A photo essay by Erin Schaff '11, who has been recognized as one of the top photojournalists working in Washington, D.C.
Story by Erin Schaff '11 | Photography by Erin Schaff '11
Photojournalist Erin Schaff ’11 has spent the past decade in Washington, D.C., capturing political life on and off Capitol Hill for an ever-expanding list of national publications. The Kenyon political science major covered Supreme Court Justice Brett Kavanaugh’s entire confirmation process for The New York Times, and was one of only eight photographers allowed in the room when Dr. Christine Blasey Ford testified in front of the Senate Judiciary Committee.
“We all come to our position as storytellers from different backgrounds and our lived experiences,” Schaff told Wired magazine after her photos of Blasey Ford and Kavanaugh went viral. “We see things through different lenses; we all think one gesture or one emotion is more important than another. Having a diversity of perspective is important.”
Here, Schaff shares a selection of her photos (originally shot while on assignment for The New York Times) — and tells the stories behind them. — Elizabeth Weinstein
First Lady Melania Trump tours the National Gallery of Art in Washington, D.C., on April 24, 2018. A portrait of Antony Valabrègue, by Paul Cézanne, is visible behind her.
A large part of political photojournalism is anticipating the shot and composition in advance, since we often have only a few seconds to photograph people. I was part of the travel pool (a small group of photographers and other reporters who travel with the president or first lady) that day photographing for the Style section of The New York Times. We sprinted through the museum to get to the photo-op location ahead of the first lady, and when she walked into the room, I noticed how the wide brim of her hat cut off the overhead lights from illuminating her face. I thought it was an interesting, purposeful choice on her part given her background in fashion, and waited for a moment where I could frame her within one of the artworks. When I saw how the man in the Cézanne portrait almost looks as though he’s looking down at her hat, I knew that was the shot.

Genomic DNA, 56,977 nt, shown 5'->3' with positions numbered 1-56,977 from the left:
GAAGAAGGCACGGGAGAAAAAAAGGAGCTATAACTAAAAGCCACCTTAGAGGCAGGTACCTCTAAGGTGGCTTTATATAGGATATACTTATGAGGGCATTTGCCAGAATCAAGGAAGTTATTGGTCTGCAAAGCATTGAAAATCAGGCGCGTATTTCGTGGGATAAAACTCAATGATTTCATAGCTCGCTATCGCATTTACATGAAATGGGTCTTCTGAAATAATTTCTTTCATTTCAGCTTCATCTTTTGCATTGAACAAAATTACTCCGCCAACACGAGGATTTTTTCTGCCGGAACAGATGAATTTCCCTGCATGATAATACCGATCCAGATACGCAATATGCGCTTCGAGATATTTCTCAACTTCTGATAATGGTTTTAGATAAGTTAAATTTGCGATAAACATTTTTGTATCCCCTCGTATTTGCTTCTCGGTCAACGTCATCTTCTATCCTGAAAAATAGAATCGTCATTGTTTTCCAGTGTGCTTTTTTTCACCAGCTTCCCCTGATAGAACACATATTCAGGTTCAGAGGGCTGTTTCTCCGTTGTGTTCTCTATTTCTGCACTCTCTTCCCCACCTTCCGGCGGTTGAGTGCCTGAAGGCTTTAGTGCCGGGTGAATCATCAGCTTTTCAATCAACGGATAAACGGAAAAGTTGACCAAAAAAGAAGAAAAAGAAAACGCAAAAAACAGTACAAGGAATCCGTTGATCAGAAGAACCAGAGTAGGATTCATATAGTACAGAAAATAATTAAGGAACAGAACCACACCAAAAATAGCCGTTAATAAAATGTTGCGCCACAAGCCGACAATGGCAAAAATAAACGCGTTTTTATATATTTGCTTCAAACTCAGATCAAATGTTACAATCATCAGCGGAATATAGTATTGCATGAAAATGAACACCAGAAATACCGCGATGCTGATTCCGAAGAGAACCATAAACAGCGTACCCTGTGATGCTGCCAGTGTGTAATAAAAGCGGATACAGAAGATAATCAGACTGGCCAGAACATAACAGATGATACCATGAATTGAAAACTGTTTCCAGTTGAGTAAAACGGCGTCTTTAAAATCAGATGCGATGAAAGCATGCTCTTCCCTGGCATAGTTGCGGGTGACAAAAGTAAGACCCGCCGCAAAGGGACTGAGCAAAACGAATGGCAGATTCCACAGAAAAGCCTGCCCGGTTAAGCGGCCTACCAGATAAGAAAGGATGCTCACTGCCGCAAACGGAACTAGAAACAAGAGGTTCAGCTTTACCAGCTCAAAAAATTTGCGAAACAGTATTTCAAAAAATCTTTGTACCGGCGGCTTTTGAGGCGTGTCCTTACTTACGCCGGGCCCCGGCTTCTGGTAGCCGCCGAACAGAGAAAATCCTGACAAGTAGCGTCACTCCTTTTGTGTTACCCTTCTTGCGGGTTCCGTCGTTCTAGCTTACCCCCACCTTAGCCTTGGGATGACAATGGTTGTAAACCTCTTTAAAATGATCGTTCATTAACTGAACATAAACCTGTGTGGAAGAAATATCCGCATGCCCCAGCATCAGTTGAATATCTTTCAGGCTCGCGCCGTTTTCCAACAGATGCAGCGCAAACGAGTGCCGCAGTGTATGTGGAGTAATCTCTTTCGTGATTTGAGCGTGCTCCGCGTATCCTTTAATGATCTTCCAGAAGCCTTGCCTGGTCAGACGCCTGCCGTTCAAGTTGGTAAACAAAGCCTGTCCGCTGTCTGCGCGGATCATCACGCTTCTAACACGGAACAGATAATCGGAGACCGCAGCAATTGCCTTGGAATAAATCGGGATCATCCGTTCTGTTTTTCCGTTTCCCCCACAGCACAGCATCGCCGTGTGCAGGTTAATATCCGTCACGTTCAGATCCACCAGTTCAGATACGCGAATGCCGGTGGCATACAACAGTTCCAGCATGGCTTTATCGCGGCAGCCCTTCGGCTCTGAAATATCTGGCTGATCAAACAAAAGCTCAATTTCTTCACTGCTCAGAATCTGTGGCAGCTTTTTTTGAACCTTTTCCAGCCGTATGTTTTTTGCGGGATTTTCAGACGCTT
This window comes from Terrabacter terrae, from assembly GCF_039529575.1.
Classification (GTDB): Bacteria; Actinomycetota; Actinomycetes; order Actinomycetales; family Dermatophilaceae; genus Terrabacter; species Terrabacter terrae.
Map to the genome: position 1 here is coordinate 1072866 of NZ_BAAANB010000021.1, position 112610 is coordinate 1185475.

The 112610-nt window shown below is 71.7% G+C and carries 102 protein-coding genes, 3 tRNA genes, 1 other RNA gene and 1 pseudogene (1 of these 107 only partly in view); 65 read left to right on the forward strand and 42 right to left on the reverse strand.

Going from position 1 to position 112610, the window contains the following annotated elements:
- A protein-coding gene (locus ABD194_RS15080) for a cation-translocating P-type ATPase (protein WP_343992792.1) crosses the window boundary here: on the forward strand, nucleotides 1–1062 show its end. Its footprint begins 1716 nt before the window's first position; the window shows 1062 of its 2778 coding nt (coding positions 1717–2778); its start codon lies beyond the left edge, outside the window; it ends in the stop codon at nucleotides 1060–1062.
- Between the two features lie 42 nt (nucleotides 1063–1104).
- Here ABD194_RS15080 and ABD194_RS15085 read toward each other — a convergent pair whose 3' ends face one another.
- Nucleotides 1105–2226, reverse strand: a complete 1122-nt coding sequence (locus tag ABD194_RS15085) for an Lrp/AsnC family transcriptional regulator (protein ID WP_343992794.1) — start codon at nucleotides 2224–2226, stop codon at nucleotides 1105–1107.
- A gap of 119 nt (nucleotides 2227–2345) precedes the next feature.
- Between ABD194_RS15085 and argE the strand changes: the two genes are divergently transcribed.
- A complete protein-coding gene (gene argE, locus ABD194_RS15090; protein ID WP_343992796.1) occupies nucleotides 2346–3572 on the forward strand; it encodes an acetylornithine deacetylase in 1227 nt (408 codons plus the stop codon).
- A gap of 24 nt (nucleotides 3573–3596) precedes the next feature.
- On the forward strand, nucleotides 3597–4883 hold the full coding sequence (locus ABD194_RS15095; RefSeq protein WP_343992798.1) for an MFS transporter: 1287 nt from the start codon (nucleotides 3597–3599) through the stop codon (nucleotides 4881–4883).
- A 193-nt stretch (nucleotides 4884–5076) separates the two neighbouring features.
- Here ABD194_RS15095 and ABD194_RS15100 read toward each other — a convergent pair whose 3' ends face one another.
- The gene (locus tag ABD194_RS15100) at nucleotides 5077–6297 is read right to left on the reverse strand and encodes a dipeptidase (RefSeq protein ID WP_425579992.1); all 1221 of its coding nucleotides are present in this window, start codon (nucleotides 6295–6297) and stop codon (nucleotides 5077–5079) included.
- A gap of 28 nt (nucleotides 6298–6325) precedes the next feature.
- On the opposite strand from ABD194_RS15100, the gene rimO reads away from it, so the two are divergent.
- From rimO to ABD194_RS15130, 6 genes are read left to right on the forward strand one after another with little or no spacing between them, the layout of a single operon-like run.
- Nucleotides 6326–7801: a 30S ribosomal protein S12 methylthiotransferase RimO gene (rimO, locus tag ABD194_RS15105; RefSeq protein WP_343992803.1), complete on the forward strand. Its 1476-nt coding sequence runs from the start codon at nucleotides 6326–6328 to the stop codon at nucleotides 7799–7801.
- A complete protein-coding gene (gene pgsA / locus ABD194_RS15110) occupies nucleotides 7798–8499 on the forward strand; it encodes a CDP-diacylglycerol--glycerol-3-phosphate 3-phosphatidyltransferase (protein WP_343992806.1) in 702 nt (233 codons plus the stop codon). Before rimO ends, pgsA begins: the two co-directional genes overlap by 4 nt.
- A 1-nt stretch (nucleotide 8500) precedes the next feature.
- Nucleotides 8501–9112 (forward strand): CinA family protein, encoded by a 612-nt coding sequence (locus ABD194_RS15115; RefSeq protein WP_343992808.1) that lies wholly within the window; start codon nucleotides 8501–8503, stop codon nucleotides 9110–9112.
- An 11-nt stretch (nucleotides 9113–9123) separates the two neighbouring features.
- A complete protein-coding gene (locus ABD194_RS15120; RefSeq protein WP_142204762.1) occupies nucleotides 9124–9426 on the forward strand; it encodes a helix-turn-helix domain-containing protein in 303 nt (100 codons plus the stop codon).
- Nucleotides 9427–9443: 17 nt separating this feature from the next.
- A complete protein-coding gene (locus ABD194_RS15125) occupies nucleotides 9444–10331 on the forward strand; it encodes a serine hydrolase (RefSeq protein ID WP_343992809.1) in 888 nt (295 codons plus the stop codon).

House Minority Leader Nancy Pelosi (D-Calif.) in her Capitol office on Nov. 7, 2018, as she speaks on the phone with Barack Obama, who called to congratulate Pelosi after the midterm elections.
For several months, I documented the transition of power in the House of Representatives, from Republican to Democratic majorities, and behind-the-scenes moments of now-House Speaker Nancy Pelosi’s return to the speakership. Speaker Pelosi often says, “Know your power.” The past few months have shown that she knows hers.
Dr. Christine Blasey Ford is sworn in to testify before the Senate Judiciary Committee about sexual assault allegations against Supreme Court nominee Judge Brett Kavanaugh, who testified later that day, Sept. 27, 2018.